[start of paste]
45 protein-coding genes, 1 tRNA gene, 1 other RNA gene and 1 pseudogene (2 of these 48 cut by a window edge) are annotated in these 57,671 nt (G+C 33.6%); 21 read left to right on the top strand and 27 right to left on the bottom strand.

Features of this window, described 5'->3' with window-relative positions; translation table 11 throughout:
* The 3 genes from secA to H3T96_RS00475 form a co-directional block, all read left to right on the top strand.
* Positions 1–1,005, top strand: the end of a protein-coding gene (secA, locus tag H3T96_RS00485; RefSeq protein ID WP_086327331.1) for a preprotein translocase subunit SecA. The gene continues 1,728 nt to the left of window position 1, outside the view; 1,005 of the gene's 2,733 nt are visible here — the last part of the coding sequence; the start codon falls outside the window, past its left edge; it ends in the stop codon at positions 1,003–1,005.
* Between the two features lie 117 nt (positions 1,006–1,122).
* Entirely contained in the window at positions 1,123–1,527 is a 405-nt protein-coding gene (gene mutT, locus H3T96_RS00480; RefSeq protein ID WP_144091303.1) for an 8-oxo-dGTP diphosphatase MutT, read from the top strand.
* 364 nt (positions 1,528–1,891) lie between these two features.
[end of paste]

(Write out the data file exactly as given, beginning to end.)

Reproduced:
45 protein-coding genes, 1 tRNA gene, 1 other RNA gene and 1 pseudogene (2 of these 48 cut by a window edge) are annotated in these 57,671 nt (G+C 33.6%); 21 read left to right on the top strand and 27 right to left on the bottom strand.

Features of this window, described 5'->3' with window-relative positions; translation table 11 throughout:
* The 3 genes from secA to H3T96_RS00475 form a co-directional block, all read left to right on the top strand.
* Positions 1–1,005, top strand: the end of a protein-coding gene (secA, locus tag H3T96_RS00485; RefSeq protein ID WP_086327331.1) for a preprotein translocase subunit SecA. The gene continues 1,728 nt to the left of window position 1, outside the view; 1,005 of the gene's 2,733 nt are visible here — the last part of the coding sequence; the start codon falls outside the window, past its left edge; it ends in the stop codon at positions 1,003–1,005.
* Between the two features lie 117 nt (positions 1,006–1,122).
* Entirely contained in the window at positions 1,123–1,527 is a 405-nt protein-coding gene (gene mutT, locus H3T96_RS00480; RefSeq protein ID WP_144091303.1) for an 8-oxo-dGTP diphosphatase MutT, read from the top strand.
* 364 nt (positions 1,528–1,891) lie between these two features.